Friday, July 24, 2009
During my working career I was lucky to work with education professionals, including counselors and social workers. I don't think there are people who show more love of fellow humans than the social workers who work with school children and their families.
Such is the case with social worker, Linda R., a work friend of mine for years. She has a French last name and the first time I met her I pronounced her name correctly. That got us off on the right foot for a friendship, but knowing Linda I'm sure we would have been friends anyway even if I'd botched her name beyond recognition.
Because she is so positive you wouldn't know Linda has had her share of tragedy. Her 18-year-old daughter, Yvette, and Yvette's friend, Zach, were photographing the moon from a nearby reservoir when they were approached by a young man who, without any provocation, shot both of them. The boy died, Yvette survived, even shot in the abdomen and head, by playing dead. She crawled to the road for help. You can read about the 1996 incident in the newspaper digital archives.
The shooter was arrested later and went to prison for murder. Yvette has had a hard road after the incident, but she has had great family support, including her mother. Linda is a person who listens, and then helps. I can't imagine a better person to turn to.
Linda had her own personal tragedy in 1999 when she was diagnosed with breast cancer. Not only that, Linda's sister had breast cancer at the same time and died. After her chemo treatments Linda often would show up at work so she could help other people, even when too sick to help herself.
I strongly considered calling Linda when I found out this past January I had cancer, but didn't. I wanted to wait until I was well, then I could speak to her without her feeling I was asking for help or support. I remember one time telling Linda a lady at another school had just been diagnosed with breast cancer. Linda asked for her name and said, "I'll call her." That's just the kind of person she is.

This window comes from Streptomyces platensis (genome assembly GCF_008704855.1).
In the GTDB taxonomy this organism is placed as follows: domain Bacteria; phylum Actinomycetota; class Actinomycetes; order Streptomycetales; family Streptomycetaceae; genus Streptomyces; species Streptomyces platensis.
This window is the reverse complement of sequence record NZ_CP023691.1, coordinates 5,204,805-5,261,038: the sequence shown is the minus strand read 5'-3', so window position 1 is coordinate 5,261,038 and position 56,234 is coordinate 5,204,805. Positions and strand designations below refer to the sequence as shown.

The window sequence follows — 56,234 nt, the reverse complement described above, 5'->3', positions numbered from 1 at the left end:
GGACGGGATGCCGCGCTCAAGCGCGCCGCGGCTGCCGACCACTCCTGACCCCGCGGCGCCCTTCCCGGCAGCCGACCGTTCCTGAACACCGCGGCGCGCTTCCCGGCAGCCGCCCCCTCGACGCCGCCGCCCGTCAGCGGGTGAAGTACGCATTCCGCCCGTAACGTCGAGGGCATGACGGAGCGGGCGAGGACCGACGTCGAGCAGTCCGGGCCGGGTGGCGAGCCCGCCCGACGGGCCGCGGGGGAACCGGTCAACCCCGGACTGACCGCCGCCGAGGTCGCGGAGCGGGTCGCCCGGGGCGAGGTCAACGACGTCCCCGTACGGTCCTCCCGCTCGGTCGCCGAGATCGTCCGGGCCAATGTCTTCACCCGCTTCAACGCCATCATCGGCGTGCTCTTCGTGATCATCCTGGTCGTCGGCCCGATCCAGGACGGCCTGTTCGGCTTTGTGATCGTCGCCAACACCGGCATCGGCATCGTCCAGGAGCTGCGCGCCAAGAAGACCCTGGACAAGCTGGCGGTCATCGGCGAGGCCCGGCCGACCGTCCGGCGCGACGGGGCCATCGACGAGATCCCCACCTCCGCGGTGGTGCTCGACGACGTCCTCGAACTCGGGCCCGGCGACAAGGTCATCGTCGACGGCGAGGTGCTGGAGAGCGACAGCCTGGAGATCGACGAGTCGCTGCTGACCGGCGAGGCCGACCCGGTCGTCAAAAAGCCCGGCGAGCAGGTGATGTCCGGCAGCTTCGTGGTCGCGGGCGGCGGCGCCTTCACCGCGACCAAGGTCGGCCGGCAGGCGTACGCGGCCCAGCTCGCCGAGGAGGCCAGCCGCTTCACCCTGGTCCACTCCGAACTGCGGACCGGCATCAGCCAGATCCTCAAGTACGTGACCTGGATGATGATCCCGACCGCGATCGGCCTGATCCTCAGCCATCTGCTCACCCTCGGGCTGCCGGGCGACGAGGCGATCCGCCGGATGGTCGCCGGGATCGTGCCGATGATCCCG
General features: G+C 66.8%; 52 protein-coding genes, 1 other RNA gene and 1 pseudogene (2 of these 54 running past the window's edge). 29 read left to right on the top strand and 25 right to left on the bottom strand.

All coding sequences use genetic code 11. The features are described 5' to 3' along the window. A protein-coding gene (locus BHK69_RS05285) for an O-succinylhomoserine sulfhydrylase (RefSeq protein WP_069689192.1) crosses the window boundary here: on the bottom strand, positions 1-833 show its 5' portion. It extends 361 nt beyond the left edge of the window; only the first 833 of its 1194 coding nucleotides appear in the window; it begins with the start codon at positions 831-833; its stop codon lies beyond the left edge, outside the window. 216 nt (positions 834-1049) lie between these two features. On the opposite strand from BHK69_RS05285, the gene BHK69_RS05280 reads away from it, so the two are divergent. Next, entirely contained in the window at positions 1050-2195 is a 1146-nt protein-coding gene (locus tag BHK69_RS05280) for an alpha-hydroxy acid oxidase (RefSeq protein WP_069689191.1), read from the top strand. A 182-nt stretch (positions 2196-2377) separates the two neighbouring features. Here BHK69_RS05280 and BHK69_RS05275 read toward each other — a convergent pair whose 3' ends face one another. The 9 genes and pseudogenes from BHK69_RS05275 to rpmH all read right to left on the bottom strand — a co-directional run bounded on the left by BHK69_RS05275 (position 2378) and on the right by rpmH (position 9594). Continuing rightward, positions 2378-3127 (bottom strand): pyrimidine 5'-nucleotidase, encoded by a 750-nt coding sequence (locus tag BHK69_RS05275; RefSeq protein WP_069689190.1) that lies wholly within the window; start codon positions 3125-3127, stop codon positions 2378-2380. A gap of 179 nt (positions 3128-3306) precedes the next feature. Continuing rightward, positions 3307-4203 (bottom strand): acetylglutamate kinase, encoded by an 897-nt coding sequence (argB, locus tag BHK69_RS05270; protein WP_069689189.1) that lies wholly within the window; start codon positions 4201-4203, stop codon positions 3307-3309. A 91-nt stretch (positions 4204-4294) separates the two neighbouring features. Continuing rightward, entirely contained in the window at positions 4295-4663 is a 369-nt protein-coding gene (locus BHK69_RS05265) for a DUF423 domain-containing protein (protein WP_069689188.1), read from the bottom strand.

In an area which is becoming more Spanish-speaking all the time, Linda is a godsend. She speaks Spanish. So she often helps parents and children who don't speak much English, if any. One day I walked into her school and saw the secretary trying to explain to some parents that they needed to talk to Linda. "Linda will be here tomorrow. Linda will help you. Come back then and talk to Linda." I saw the puzzlement on the parents' faces, but they left and I told the secretary, "You might have really confused them. In Spanish 'Linda' means beautiful."
"Well," said the secretary, "Linda is beautiful."
Some time ago Linda became a grandma. She told me Yvette had been told because of her gunshot wounds she'd never have children. That sounds like a miracle to me. I think Yvette surviving the random and deadly attack, then having a baby probably qualifies as a double miracle.
I believe people earn miracles. Whatever cosmic or karmic forces are at work dispensing them, when miracles get handed out the people receiving them are considered, and they deserve them.